Your Guide To Northwest BC
The Stewart-Cassiar Highway
The Stewart-Cassiar Highway is a window into BC's true North. The 724-kilometre highway, which branches from Route 16 at Kitwanga via Highway 37 until it meets the BC-Yukon border, features more provincial and wilderness parks, glaciers, and wildlife than arguably does people, gas stations or services. (Don't worry, there are enough communities and amenities along this route to keep you fuelled and fed in between.) But if you’re looking to avoid the crowds, there’s no better route to explore.
At nearly 100 kilometres, Highway 113 is shorter in length to the region's other routes, but no less spectacular. As you head north from Terrace into Nisga'a Lands, also known as Nass Valley and home to the Nisga'a people, you'll bear witness to the ancient and energizing forces of this part of the Northwest. Otherworldly volcanic lava fields, the aquamarine K’alii-askim Lisims (Nass River), sacred and snow-capped mountains, sunlit alpine meadows, natural hot springs, and evidence of thousands of years of Nisga'a history and culture are all found within a few hours’ drive.
It's impossible to see everything along Route 16 in just a few days. This nearly 720-kilometre stretch of highway, linking Prince George to Prince Rupert, cuts through a vast wilderness area studded with rolling plains, glaciated valleys, soaring snow-capped peaks, thundering waterfalls, and the wild rivers of the Bulkley and Skeena before it meets the edge of the mighty Pacific Ocean.
When you visit Northwest BC, you can escape the crowds and experience nature, raw wilderness, peace and quiet. The region is known for its coastal mountain ranges, lakes and rivers, bears and glaciers. It is the kind of place you can relax and be yourself. It doesn’t matter what you wear or what kind of vehicle you drive. What matters is that you are up for an adventure.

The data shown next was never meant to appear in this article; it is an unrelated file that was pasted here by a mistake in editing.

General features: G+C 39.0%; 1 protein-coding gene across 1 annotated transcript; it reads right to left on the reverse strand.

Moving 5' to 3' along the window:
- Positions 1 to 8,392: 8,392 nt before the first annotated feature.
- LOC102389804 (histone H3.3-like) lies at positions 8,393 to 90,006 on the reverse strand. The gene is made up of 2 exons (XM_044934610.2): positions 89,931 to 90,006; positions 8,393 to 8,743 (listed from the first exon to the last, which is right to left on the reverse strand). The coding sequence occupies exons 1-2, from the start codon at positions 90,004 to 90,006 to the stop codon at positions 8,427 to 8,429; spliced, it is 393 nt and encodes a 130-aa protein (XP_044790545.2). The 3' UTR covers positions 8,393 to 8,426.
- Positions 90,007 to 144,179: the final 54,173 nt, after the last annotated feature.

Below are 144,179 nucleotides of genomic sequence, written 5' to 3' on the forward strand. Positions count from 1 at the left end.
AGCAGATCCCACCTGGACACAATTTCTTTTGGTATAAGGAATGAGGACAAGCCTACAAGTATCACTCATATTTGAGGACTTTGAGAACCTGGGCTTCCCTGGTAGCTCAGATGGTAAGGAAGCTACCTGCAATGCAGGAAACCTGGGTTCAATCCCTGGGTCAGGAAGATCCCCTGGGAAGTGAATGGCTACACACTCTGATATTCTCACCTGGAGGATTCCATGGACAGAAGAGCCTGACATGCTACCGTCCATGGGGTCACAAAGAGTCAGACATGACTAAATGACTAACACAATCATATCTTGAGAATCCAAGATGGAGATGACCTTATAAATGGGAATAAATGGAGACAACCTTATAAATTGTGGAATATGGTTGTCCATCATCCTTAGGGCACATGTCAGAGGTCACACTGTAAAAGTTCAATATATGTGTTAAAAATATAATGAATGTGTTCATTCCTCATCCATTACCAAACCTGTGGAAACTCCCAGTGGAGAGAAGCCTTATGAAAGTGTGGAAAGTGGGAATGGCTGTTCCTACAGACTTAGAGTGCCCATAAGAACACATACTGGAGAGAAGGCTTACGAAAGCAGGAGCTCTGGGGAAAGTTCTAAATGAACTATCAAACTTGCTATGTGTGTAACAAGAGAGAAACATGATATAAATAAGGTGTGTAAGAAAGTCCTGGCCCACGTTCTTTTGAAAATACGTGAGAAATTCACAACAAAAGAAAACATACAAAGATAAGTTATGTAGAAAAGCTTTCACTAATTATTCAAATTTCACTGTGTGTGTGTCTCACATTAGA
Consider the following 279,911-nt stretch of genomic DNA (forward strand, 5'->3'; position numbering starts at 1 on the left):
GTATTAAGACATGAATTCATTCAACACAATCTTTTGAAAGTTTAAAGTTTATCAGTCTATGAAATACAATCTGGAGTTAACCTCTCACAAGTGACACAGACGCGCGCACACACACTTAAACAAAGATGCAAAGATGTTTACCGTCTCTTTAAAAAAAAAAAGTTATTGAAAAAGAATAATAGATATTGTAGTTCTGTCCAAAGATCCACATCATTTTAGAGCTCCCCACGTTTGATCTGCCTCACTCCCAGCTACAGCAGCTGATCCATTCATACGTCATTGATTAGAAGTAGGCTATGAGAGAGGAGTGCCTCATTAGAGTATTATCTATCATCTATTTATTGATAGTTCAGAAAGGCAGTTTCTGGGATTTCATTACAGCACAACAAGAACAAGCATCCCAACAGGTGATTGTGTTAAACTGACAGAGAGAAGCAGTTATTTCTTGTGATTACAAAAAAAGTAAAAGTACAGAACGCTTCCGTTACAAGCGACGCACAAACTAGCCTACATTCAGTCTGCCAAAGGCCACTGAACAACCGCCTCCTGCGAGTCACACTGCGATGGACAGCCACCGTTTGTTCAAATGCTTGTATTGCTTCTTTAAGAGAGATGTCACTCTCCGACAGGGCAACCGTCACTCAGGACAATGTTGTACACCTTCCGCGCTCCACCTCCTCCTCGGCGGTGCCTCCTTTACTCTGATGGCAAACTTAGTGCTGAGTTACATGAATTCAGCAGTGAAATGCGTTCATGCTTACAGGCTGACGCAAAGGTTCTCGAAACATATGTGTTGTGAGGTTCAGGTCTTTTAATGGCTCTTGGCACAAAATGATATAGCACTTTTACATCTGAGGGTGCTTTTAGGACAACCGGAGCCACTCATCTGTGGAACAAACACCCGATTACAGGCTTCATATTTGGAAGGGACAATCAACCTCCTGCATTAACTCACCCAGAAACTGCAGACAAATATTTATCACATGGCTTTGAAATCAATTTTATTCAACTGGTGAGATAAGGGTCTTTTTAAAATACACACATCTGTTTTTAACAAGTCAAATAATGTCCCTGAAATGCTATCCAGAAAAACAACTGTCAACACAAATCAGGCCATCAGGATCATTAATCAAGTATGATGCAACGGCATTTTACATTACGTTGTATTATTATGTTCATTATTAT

An adventure in Northwest BC can be as simple as cruising the open highway or laying on a beach, soaking in the sun and the views of the many mountain ranges in the area. The more adventurous can take a multi-day trip hiking and hunting trips in the many wilderness areas or immerse yourself in the raw wonders of nature while fishing, camping, kayaking, mountain biking, snowboarding or skiing.
Small-town charm and unique cultural experiences are another reason visitors fall in love with this area. Almost every town has a farmers’ market, museum, or art gallery, and many eclectic shops and restaurants. The locals are incredibly friendly too – the person you ask for directions may just end up inviting you over to their house for dinner.
The region is also home to several First Nations. The totem poles and longhouses found throughout the region are also stunning, and some of the oldest in the province. In touring the Indigenous villages and visiting the cultural sites, visitors get an authentic glimpse into the history, culture, and present-day lives of the area’s original inhabitants.
The three major highways (16, 37 and 113) offer views of changing terrains and plentiful wildlife as you pass through the region.
The mountains and rivers give life to the northwest and give many natural adventure options. The Kitimat, Skeena and Nass rivers are nestled amongst the Coast Mountains and offer an immersive wilderness experience.
The wintertime in the northwest takes on a different personality from the warmer seasons. Each community offers different on-piste, backcountry, and cross-country skiing options, and snowmobiling.